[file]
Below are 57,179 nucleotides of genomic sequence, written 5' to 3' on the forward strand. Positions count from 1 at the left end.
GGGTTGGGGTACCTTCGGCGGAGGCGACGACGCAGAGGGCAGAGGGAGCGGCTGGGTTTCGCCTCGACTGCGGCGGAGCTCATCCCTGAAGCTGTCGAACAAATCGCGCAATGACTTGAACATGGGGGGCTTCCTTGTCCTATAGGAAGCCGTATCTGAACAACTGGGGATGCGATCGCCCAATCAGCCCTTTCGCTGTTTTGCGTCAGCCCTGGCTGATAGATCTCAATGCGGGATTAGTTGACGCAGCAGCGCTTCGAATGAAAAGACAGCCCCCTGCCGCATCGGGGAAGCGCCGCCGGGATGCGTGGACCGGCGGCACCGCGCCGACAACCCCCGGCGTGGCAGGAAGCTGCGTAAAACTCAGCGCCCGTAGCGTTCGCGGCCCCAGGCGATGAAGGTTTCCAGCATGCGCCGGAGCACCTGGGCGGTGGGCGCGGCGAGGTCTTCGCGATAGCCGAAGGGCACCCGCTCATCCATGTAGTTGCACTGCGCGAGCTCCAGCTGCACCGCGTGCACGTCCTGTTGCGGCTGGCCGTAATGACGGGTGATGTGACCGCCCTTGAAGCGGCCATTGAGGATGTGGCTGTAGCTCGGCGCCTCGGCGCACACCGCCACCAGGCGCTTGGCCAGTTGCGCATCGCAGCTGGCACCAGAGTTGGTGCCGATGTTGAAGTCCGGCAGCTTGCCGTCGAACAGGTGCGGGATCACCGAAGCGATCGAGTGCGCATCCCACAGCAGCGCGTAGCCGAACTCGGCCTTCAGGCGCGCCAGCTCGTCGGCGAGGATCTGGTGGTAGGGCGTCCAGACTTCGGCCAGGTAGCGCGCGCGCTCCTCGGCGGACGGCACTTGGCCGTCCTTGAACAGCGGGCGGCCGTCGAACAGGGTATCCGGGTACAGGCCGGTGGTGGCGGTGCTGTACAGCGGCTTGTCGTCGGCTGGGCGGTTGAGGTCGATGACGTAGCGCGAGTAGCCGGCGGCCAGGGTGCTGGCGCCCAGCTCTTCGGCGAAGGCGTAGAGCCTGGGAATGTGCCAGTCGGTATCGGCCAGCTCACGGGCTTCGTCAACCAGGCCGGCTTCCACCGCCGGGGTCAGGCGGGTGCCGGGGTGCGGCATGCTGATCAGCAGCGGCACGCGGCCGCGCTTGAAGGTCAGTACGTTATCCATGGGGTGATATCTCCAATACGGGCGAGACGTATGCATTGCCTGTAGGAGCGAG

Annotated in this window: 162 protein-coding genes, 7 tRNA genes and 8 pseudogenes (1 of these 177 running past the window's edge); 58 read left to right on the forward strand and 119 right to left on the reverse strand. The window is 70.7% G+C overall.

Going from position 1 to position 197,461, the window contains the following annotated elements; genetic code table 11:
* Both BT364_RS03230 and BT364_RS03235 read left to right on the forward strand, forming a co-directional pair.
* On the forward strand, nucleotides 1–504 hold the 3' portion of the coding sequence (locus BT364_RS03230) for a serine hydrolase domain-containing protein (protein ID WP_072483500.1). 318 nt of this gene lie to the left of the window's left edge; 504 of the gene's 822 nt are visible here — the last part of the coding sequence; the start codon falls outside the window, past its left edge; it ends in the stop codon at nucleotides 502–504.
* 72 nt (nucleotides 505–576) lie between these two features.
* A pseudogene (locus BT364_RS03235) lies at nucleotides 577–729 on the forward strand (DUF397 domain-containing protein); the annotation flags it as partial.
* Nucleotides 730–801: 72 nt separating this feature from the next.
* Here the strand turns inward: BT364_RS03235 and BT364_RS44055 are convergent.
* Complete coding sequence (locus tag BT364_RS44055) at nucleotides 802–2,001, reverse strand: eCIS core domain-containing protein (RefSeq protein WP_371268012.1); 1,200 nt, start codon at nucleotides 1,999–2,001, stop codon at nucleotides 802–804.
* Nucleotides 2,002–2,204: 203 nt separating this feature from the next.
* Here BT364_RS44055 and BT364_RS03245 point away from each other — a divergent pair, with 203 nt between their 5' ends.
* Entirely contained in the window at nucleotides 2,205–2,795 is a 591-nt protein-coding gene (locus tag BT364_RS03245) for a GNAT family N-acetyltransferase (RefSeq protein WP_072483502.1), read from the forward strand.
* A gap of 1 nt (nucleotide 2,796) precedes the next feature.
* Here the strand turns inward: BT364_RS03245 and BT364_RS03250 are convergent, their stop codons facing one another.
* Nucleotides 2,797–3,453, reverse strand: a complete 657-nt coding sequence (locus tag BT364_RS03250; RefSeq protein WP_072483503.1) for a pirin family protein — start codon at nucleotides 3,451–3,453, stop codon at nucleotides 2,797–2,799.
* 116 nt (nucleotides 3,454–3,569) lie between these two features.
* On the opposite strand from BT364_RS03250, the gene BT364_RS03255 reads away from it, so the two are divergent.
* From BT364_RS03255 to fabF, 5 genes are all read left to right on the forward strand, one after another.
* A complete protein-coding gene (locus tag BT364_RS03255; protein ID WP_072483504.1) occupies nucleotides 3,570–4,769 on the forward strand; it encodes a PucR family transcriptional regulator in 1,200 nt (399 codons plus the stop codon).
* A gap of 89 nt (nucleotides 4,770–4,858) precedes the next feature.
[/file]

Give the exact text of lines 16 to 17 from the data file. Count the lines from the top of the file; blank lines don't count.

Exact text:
* Here the strand turns inward: BT364_RS03245 and BT364_RS03250 are convergent, their stop codons facing one another.
* Nucleotides 2,797–3,453, reverse strand: a complete 657-nt coding sequence (locus tag BT364_RS03250; RefSeq protein WP_072483503.1) for a pirin family protein — start codon at nucleotides 3,451–3,453, stop codon at nucleotides 2,797–2,799.